The decision

jls Appeal No: HX/64238-2000
AP (Return) Estonia CG [2002] UKIAT 02544


Date of Hearing: 25th April 2002
Date Determination notified:
11 July 2002


Mr J Barnes (Vice President)
Mr M W Rapinet
Mr P Rogers JP





Representation: Mr J Jones, Home Office Presenting Office for the Appellant
Mr S Symonds, representative for Refugee Legal Centre
(London) for the Respondent


1. The Respondent was born on 18th August 1969 at Bryansk in the former Union of Soviet Socialist Republic and is of Russian ethnicity. In 1975 when he was five or six years of age, his parents moved to that part of the former USSR which subsequently became the Republic of Estonia on the break up of the USSR. His last place of residence was in Tallinn in Estonia, where he was the holder of an Estonian Alien’s passport and a limited residence permit, both of which expired on 2nd June 2000. The Respondent had obtained entry clearance to come to the United Kingdom as a visitor and he arrived here on 17th October 1999. There was formally some issue as to whether or not he had entered illegally, but that matter was resolved in the Respondent’s favour by the Adjudicator and it is, in any event, accepted that he formally applied for asylum here on 18th October 1999.

2. Following submission of a completed self evidence form and a later interview, the Appellant, the Secretary of State, refused his asylum application for the reasons set out in a letter dated 26th October 2000, and on 31st October 2000 issued directions for his removal to Estonia as an illegal entrant following refusal of the asylum application.

3. The Respondent appealed against that decision on both asylum and human rights grounds. His appeal was heard on 12th February 2001 by an Adjudicator, Mr P V Ievins, who found that the Respondent had no current well-founded fear of persecution for a Convention reason in Estonia, but then went on to consider the question of returnability to Estonia and to allow the appeal for the reasons set out at paragraphs 24 and 25 of his determination, which read as follows:

“24. But there is a separate question, his returnability to Estonia. It is agreed by both sides that the Appellant holds an Estonian Alien’s passport which has now expired. The fax from the Estonian Embassy of 5th February 2001 with the Appellant’s papers, and the Respondent’s CIPU assessment at paragraph 6.13 agree that Estonians with Alien passports, who remain abroad for more than 183 days, will lose their residence permits. According to the CIPU assessment, such persons would be accepted back quietly and informally into Estonia as long as they could prove they had always lived in Estonia before departure from the United Kingdom. This Appellant has lived in Estonia since childhood and it is likely he could establish that Estonia was his country of habitual residence. But according to the Estonian Embassy, that is not the official position. “Not all the temporary residence permit applications meet a positive reply. There is an immigration quota in Estonia, a number that is set by the government in the beginning of each year”. A proof of family ties is said to be helpful. The Respondent says that the Appellant would be quietly and informally allowed back to Estonia if returned. The Appellant says he has no right of return and his application for a residence permit would not necessarily be successful.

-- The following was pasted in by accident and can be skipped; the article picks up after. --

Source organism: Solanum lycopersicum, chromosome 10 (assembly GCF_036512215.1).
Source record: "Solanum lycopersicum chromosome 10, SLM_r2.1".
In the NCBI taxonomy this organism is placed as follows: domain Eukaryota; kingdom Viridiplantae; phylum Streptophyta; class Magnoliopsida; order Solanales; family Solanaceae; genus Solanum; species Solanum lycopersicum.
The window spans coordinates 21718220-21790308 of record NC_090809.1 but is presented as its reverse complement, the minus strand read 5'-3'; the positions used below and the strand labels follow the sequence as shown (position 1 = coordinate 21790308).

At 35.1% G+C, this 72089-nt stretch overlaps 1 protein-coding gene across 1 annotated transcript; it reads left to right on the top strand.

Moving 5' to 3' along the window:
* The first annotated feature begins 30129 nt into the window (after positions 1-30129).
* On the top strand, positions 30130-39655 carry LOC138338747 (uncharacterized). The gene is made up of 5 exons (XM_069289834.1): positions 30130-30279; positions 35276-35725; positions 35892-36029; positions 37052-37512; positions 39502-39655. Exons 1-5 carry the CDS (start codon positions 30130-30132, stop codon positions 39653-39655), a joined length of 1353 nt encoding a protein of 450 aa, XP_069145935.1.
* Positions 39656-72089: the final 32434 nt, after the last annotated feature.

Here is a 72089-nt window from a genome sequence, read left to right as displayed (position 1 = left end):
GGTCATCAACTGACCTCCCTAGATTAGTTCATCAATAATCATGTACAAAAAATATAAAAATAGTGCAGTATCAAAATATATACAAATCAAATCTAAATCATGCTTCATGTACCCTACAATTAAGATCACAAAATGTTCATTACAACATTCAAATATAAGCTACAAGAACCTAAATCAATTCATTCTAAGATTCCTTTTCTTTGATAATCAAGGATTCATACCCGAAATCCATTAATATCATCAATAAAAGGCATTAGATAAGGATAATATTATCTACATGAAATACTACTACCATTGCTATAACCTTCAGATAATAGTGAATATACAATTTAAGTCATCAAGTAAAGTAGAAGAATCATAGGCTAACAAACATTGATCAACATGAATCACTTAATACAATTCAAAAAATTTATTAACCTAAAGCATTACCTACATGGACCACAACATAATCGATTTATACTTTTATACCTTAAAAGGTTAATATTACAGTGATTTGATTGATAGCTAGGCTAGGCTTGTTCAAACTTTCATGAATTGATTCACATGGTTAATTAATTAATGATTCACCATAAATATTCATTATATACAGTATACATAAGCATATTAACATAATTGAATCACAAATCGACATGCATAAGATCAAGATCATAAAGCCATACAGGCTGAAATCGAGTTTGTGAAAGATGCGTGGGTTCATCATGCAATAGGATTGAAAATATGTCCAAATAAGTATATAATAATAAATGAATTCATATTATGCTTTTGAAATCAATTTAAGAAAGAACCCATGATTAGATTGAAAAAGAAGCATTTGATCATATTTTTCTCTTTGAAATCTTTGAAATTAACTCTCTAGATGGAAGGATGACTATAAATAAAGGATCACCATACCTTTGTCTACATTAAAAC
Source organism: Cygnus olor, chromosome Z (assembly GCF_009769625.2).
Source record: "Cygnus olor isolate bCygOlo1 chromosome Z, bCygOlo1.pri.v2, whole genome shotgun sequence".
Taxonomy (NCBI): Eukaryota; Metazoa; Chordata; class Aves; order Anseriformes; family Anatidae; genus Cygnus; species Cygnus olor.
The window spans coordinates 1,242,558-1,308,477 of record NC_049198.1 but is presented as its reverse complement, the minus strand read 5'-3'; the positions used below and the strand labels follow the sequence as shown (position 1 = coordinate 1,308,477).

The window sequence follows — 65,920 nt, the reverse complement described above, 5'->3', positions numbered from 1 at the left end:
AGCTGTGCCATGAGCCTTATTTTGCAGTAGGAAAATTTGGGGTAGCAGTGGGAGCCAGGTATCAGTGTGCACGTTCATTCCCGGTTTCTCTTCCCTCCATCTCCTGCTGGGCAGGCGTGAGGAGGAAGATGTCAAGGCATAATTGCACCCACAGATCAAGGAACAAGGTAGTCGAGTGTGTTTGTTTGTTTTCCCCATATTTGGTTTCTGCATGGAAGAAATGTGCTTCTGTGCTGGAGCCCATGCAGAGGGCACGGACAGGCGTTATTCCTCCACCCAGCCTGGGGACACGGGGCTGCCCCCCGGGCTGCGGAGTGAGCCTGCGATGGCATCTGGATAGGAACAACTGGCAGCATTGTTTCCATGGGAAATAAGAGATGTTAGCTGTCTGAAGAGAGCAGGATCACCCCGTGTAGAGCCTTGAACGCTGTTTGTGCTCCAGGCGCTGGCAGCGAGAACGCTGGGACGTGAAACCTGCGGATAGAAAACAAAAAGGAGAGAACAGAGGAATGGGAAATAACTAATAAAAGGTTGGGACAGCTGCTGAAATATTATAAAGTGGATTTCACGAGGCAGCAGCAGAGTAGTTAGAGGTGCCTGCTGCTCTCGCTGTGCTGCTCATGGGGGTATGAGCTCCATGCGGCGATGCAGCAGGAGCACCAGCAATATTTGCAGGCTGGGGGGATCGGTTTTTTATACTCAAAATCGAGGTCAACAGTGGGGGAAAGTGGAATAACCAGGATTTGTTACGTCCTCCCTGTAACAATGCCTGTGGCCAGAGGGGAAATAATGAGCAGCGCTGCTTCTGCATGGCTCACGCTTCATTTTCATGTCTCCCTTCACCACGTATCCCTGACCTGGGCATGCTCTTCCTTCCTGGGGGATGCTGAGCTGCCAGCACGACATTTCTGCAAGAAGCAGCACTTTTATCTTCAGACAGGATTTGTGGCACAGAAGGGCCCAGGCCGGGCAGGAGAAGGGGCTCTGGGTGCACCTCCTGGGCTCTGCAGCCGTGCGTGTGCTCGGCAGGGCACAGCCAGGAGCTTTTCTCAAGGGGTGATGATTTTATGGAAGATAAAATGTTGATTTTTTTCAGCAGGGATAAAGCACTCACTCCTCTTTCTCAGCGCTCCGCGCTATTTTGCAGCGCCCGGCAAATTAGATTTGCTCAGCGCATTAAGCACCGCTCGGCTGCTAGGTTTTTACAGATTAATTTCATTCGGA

25. Would the Appellant be allowed back into Estonia if he was returned there? Estonian law says he has no right to return. He would have to apply for a residence permit and his application would not necessarily be granted. The Home Office say that he would be quietly and informally let back in. I prefer the legal position to what is thought to be the informal position. The Respondent has failed to show that, on the balance of probabilities, the Appellant would be allowed back into Estonia if he were to be returned there. Although if he were to return to Estonia he would not face a serious possibility of persecution for a Convention reason, this appeal is allowed.”

The Adjudicator then said that as he had allowed the appeal, under the Refugee Convention it was not necessary to consider whether return would also lead to a breach of United Kingdom’s obligation’s under the Human Rights Convention.

4. The Appellant sought leave to appeal against that decision on the following grounds:

“(i) Adjudicator found that Appellant did not have a well-founded fear of being persecuted when returned to Estonia, but he nevertheless granted him refugee status due to him being stateless.

(ii) Notwithstanding some conditions attached to the Estonian Alien’s passport, there is evidence that once the Appellant can show that he has lived in Estonia all his life, he would be accepted back into the country. Appellant has both his parents living in Estonia and has been living in Estonia since he was five years old.

(iii) Adjudicator also erred in law by not following the principles laid down in Ivanov (R12583), Tikhnonov G0052 [1998] INLR 737 and Smith (02130).

5. Leave to appeal was granted by a Vice President, who added that the Tribunal might also wish to consider whether the claimed non-returnability of the Respondent to Estonia would be any basis, if the finding on that were upheld, for a conclusion that his return there would be contrary either to the Refugee Convention or the European Convention on Human Rights.